Managing the First-Time-User Experience

Technology may be undergoing constant changes, but your users are not. Far from it. In fact, quite a few users respond reluctantly to the need to learn yet another piece of software. It is easy to dismiss end-user adoption difficulties as technophobia, but to manage these issues effectively, there must be a better segmentation of the factors that determine a successful implementation. The main setbacks can be broken down into three subgroups. These solutions address the challenges from a comprehensive perspective, taking the human factor into account, as well as technology and process and data sharing.

The Three Biggest Challenges

Confusion about the process. The fact that the CRM system is a technological application of the organizational work flows and processes is not trivial. Many users may be baffled by the "flattening" of their work routine. Another problem that may come up is the system's inability to contain exceptions (even if only temporarily). This may lead to skepticism ("How reliable is this software if it can't reflect reality precisely?").

Resistance to technology. Technology-shy users can be found in every age group. True, Millennials tend to be more tolerant toward the organizational need to be technologically dynamic, but they still do not make up the majority of the corporate (or any other) workforce. The tech barrier is probably the most difficult to manage, as it is rooted deeply in a user's psyche and cannot be resolved by simply trying to explain something in a different way. Helping a user overcome this challenge requires a lot of patience on the trainer's part.

Resistance to sharing data. This issue is also more common with older users, hailing from the "little black book" school of management. Resistance in this case may come in a subtle form, meaning lack of cooperation de facto. It may also be a resistance to transparency, rather than to the actual sharing of information.

Technology Solutions to Nontechnology Problems

Surprisingly, there are technological means to solving nontechnological problems. The following technological aids can help make the first-time-user experience more agreeable:

Social media will connect your users, take transparency to the next level, and let your CRM system serve as another interaction platform. Social media will also promote the peer support option, for users who are less comfortable seeking help "outside."

Infographics are fun and colorful and often make the difference for people by offering a more visual understanding. There are plenty of infographic tools that can be easily integrated with any form of SaaS. This is a method of keeping users engaged and involved in the larger picture, data-wise, as well as keeping track of their own input.

Provide your users with a large pool of help resources, as different help methods cater to different users. Look at video (there are lots of video DIY tools out there), knowledge bases, walkthroughs, screenshots, flow charts—whatever you can offer to reach the widest range of user types.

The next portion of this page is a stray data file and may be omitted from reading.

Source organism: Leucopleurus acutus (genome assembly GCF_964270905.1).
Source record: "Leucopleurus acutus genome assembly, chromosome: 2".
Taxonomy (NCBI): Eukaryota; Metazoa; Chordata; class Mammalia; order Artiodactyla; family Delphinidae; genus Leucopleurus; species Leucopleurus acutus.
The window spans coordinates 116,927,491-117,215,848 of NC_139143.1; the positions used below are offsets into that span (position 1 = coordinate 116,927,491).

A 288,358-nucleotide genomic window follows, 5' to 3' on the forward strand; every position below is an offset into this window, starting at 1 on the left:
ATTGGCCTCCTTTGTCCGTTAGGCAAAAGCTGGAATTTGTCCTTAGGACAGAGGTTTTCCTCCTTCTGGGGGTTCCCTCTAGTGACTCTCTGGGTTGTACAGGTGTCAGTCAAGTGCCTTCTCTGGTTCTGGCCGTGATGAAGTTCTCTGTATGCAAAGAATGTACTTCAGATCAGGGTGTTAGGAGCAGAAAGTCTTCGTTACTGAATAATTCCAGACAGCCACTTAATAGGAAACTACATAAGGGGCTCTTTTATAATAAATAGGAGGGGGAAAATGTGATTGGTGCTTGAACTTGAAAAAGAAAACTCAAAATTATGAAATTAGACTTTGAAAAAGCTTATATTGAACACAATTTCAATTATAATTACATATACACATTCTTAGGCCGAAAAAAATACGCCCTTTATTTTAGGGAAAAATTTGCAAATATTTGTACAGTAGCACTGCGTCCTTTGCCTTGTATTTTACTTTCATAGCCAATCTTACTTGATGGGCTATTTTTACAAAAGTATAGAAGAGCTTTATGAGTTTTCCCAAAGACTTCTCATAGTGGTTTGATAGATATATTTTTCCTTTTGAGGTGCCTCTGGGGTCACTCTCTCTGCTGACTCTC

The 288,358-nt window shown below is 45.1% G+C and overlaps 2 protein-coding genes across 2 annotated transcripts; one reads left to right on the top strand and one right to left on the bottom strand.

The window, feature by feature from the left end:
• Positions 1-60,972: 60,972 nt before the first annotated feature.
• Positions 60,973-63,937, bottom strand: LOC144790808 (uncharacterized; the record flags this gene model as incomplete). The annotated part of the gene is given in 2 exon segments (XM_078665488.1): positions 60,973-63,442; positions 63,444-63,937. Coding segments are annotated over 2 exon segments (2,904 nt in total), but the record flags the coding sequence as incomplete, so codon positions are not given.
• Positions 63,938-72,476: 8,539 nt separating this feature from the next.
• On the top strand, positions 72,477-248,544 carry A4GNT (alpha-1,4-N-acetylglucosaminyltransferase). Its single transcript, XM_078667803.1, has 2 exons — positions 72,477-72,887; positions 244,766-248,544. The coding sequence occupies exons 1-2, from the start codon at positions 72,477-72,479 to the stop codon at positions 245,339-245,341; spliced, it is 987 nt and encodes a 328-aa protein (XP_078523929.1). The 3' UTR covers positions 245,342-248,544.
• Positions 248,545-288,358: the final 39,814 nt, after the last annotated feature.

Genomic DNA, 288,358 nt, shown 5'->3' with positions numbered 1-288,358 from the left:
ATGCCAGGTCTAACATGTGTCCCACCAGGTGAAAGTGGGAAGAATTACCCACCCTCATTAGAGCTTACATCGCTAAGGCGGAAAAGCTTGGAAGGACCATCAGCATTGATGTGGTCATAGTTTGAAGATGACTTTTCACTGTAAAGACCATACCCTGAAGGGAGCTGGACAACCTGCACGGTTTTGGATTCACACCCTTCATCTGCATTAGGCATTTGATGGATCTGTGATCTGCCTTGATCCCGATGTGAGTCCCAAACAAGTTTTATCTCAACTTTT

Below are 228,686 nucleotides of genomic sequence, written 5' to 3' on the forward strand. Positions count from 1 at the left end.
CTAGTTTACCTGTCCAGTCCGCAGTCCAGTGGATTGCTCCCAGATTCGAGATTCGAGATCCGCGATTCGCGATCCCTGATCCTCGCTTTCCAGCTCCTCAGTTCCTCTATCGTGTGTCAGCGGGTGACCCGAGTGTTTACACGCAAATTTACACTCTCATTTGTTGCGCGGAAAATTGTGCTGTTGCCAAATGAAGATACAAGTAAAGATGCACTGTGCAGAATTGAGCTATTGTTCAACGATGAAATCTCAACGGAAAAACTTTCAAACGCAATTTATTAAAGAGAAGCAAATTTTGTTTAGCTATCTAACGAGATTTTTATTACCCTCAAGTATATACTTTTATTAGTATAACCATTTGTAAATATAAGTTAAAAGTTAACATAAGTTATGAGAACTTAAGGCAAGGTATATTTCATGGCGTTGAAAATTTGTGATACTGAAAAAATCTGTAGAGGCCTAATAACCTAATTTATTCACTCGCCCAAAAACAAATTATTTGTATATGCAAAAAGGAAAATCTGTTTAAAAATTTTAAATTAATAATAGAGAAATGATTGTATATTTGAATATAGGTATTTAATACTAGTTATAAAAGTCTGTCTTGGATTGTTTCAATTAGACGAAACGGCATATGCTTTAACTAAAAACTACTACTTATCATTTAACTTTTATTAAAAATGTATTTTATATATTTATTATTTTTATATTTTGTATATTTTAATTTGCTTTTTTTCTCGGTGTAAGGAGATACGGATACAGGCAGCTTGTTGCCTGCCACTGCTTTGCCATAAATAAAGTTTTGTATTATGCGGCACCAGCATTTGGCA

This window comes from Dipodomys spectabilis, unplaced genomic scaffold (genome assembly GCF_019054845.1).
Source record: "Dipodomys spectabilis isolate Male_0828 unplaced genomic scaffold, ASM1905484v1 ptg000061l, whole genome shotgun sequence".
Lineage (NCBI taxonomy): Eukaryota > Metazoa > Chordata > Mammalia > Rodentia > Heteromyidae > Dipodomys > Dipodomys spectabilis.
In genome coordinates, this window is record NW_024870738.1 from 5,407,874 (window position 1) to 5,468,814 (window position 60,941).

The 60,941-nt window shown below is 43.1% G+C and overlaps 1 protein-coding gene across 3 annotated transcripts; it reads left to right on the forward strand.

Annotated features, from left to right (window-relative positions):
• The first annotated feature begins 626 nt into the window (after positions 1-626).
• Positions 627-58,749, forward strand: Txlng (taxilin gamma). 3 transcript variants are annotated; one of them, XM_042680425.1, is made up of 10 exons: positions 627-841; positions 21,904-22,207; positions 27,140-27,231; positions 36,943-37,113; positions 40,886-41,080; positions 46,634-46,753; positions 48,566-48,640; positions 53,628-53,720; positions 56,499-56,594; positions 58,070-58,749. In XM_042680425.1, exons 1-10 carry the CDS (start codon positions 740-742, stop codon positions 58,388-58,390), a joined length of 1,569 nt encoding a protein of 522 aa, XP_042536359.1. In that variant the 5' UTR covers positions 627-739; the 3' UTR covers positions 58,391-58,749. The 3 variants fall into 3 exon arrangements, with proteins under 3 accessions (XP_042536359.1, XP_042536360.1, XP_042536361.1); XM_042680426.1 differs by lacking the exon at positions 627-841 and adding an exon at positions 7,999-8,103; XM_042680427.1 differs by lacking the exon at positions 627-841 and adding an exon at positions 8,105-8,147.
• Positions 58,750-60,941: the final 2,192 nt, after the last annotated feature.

The Human Factor

Listen to your users—this may sound trivial, but it is far from it. Listening is key to a successful implementation. Through it you can differentiate a specific problem from an inherent resistance issue and learn about repeated issues—if more than a few users are complaining, maybe it's a user experience problem. Reconsider the way the process is reflected in the flow or maybe even that segment of the process.

Guide your users through the process, rather than showing them how to do things, giving them a more interactive experience. People tend to learn best through doing. It is up to you to empower your users to play around with the system and not be afraid to click on new things. For instance, when users ask, "What does this button do?" suggest they click on it instead of just telling them.

Process and Data Sharing

Breaking down a system implementation into phases is a common practice. The assumption is that most people learn less effectively after taking in a certain critical mass of information. As such, it is probably more effective to break down the implementation into phases. This is beneficial in another way as well: You get feedback from the users for each phase implemented, in regard to the process as reflected in the software and the training stage, giving you an opportunity to fix and adapt whatever needs it.

From my experience, the most effective way to gain cooperation from users who are protective of their data is the most straightforward way: demonstrating the benefits they would enjoy from another user's shared information. There are no tricks to this and no technological stilts. There is a reason data-sharing-based systems exploded in this Age of Information Explosion, and users need to be able to understand that.

Noa Dror is Internet marketing manager for Iridize, a provider of on-page guidance solutions.

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